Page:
BEAUTIFUL CREATURES: DVD
Ethan (Alden Ehrenreich) longs to escape his small Southern town. He meets a mysterious new girl, Lena (Alice Englert). Together, they uncover dark secrets about their respective families, their history and their town.
Review by Louise Keller:
A girl with magical powers and a boy whose only power is love are the central focus of this entertaining, striking film that promises to fill the void left by the Twilight franchise. With its compelling mix of elements, Beautiful Creatures is a tale of forbidden love and the battle between good and evil. It has HIT written all over it and showing great affinity with the subject matter, director Richard LaGravenese has adapted the novel by Kami Garcia and Margaret Stohl to bring a spectacular tale that combines supernatural elements with an appealing quirkiness and humour. It's fun, funny in a ham-fisted way and devilishly entertaining, if you'll pardon the pun.
When Alice (Lena Duchannes) tells Ethan (Alden Ehrenreich) that her family is different, she explains their magical powers are the equivalent to that of another family being musical or having money. By this stage the windows in the classroom have already exploded in unexplained circumstances and Ethan has met Alice's uncle Macon Ravenwood (Jeremy Irons), who first appears in a full length cream brocade coat and tinkles the ivories on the grand piano in the otherwise stark entrance foyer of his incongruous mansion. Irons is perfectly cast, nicely incorporating a delightful eccentricity.
The chemistry between Alice and Ethan begins even before they meet - in their dreams, and we warm to both of them immediately. Ehrenreich is instantly likeable, while Duchannes exudes vulnerability, contrary to the powers she is learning to control. (The scene in which she makes it rain - but only on Ethan - is very funny.)
There is a storm coming and scheduled to hit very soon, on Alice's 16th birthday, when her nature - be it light or dark - will be revealed. It seems that the witches (or 'casters' as they like to be called) do not have control over this part of their fate.
Watch out for the dinner scene, when 'the family' come to visit for the weekend, and Ridley (scrumptiously played by Emmy Rossum) spins the table at dizzying speed under the chandelier, while poor Ethan has been immobilised. I almost expected an eccentrically dressed Helena Bonham Carter to pop in. Emma Thompson is a riot as Mrs Lincoln, the pious exemplary mother with a dark secret and Viola Davis is solid as Amma, whose role is slowly revealed. The film has a string of revelations which include secrets as well as a curse, which threatens.... well, that would be telling.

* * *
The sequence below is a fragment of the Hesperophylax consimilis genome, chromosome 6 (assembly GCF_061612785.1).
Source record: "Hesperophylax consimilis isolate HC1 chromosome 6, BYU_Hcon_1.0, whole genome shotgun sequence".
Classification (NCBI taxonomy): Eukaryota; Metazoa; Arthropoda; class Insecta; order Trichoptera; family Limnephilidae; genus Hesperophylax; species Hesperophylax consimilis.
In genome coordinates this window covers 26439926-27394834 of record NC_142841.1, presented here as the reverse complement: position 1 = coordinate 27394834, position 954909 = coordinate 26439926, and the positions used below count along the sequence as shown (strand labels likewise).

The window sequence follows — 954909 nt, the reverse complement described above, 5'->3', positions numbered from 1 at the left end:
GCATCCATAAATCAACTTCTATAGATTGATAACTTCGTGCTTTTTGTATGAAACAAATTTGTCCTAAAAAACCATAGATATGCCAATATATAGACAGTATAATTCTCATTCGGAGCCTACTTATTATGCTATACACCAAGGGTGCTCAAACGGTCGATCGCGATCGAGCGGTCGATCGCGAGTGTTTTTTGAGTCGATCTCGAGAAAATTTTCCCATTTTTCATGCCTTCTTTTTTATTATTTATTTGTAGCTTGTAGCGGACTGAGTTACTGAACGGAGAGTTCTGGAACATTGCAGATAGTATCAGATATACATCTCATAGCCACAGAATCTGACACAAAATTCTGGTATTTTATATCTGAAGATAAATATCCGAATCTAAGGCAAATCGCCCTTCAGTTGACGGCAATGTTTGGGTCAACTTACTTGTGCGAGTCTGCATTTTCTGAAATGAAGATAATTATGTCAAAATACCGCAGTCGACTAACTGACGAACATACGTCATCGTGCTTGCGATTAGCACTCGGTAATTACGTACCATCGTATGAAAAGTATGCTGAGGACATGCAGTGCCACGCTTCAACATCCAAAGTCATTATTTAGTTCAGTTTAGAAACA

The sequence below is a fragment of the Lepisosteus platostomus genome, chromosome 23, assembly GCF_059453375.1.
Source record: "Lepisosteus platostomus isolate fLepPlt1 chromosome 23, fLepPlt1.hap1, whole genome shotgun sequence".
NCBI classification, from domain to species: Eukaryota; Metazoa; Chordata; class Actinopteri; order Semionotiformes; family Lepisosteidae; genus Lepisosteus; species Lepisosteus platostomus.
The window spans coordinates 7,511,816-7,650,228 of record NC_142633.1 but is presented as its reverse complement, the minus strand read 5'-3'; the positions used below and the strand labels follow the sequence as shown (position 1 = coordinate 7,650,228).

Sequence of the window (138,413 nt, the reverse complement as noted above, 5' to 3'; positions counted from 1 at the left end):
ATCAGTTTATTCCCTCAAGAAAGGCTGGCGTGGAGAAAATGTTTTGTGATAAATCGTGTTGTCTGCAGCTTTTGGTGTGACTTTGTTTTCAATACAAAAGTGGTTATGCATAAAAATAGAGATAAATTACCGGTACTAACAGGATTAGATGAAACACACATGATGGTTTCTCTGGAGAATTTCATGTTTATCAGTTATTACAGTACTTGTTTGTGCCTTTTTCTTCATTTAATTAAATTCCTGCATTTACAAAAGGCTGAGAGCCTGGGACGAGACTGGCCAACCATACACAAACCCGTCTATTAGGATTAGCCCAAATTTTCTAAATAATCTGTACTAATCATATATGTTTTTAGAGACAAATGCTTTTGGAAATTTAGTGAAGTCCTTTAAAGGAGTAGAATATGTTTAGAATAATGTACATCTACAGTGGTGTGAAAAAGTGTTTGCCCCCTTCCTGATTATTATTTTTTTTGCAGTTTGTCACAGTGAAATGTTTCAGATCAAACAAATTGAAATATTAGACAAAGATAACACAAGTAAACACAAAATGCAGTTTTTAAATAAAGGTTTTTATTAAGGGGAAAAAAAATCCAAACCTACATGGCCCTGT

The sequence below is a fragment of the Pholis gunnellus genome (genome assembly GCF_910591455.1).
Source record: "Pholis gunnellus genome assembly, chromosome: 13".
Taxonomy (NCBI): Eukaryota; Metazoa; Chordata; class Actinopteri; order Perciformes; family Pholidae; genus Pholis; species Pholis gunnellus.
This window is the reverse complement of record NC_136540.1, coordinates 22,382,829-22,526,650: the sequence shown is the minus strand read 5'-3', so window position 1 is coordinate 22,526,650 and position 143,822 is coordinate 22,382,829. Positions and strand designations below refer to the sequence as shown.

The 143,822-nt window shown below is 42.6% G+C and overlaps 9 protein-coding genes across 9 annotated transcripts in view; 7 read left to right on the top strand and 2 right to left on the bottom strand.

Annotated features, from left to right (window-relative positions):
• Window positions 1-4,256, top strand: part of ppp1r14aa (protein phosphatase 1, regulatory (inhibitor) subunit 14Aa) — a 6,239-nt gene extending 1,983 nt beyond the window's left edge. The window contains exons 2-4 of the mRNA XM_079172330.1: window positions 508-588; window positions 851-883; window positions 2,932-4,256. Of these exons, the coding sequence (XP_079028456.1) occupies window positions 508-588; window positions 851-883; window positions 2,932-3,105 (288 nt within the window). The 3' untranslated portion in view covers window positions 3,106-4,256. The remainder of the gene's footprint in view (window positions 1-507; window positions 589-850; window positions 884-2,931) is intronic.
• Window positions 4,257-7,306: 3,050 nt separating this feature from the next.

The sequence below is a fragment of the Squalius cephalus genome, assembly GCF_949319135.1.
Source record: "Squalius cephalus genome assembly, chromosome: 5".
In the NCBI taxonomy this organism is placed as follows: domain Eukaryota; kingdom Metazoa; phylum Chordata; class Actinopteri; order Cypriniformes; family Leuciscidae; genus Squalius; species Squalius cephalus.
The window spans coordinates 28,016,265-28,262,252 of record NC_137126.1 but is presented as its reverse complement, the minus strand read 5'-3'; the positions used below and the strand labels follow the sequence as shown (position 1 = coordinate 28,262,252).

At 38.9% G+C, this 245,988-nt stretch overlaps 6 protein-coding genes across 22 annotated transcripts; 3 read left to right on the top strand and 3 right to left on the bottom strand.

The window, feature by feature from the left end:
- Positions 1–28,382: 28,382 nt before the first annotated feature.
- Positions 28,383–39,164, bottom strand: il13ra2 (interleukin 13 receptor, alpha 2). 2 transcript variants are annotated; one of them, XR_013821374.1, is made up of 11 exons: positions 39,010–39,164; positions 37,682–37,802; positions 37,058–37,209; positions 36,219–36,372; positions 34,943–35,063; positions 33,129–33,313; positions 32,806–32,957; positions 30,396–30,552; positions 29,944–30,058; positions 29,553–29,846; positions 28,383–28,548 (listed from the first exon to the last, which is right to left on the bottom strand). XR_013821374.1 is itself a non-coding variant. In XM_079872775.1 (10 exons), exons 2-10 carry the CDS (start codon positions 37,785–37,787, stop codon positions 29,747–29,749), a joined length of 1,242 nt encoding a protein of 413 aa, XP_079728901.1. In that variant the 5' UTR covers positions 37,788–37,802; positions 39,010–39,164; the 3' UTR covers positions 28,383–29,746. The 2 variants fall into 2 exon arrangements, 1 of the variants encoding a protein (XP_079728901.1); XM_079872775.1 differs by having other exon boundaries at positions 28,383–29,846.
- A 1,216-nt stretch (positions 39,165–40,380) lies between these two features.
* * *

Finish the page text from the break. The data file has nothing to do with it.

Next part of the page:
The film looks as wonderful as the creatures in it, and like Twilight, plays out in fine form to its tween audience.
Review by Andrew L. Urban:
Lena (Alice Englert) is 15, new town and different; she comes with baggage and is immediately an outsider. Only one of her classmates, Ethan (Alden Ehrenreich) sees her as a fresh new force, intelligent - and strangely, mysteriously appealing. But when he pops into her family mansion unannounced but curious, he has a glimpse into a world far removed from little Gatlin, South Carolina ... very, very far removed. He meets Lena's uncle (Jeremy Irons) and realises the whole family is weird. Lina calls them casters (as in casters of spells, derisorily known as witches in lower circles).
And soon the story's central plot point emerges: when Lena reaches her 16th birthday on December 21, she will be automatically 'claimed' by either the 'light' or the 'dark' forces - as determined by her real nature. The entire film is spent waiting for that bewitching birthday ... and how to solve the problem of her loving a mortal - in the shape of Ethan.
All kinds of family ghosts are exhumed, many turn up as shape shifting casters, notably Emma Thompson as Lena's mother from hell. Almost literally. The lovers must find a way around this ancient rule, break some spells and stare down a community of narrow minded god-worshipping rednecks.
With both leads working well to make teen romancing both fun and a serious matter, the film is also blessed with the wonderful talents of Viola Davis, who can emote over a dropped hat. She has a key role as a 'keeper' - the librarian to not only the folk in Gatlin (who ban books but don't read them) but also to the casters whose entire history is shelved behind a large secret door that guards a vast network of tunnelled rooms under Gatlin ... the whole country, in fact. Irons and Thompson - nothwithstanding their British acting gravitas - chew the scenery for their own amusement and turbo charge what is meant to be Southern accents.
The visual effects are often striking and will keep teens entertained, but the whole scenario is a bit ridiculous and drawn out. With its Romeo and Juliet genesis, Beautiful Creatures promises a sweet new mortal & supernatural romance, but doesn't quite get there. Too much cheese in the recipe ...
Published June 26, 2013
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BEAUTIFUL CREATURES: DVD (M)
CAST: Alden Ehrenreich, Alice Englert, Viola Davis, Emma Thompson, Jeremy Irons, Emmy Rossum, Thomas Mann, Eileen Atkins, Margo Martindale
PRODUCER: Broderick Johnson, Andrew A. Kosove, Molly Smith, Erwin Stoff
DIRECTOR: Richard LaGravenese
SCRIPT: Richard LaGravenese (novel by Margaret Stohl & Kami Garcia)
CINEMATOGRAPHER: Philippe Rousselot
EDITOR: David Moritz
PRODUCTION DESIGN: Richard Sherman
RUNNING TIME: 124 minutes
AUSTRALIAN DISTRIBUTOR: Roadshow
AUSTRALIAN RELEASE: February 21, 2013
SPECIAL FEATURES: .
DVD DISTRIBUTOR: Roadshow Home Entertainment
DVD RELEASE: June 26, 2013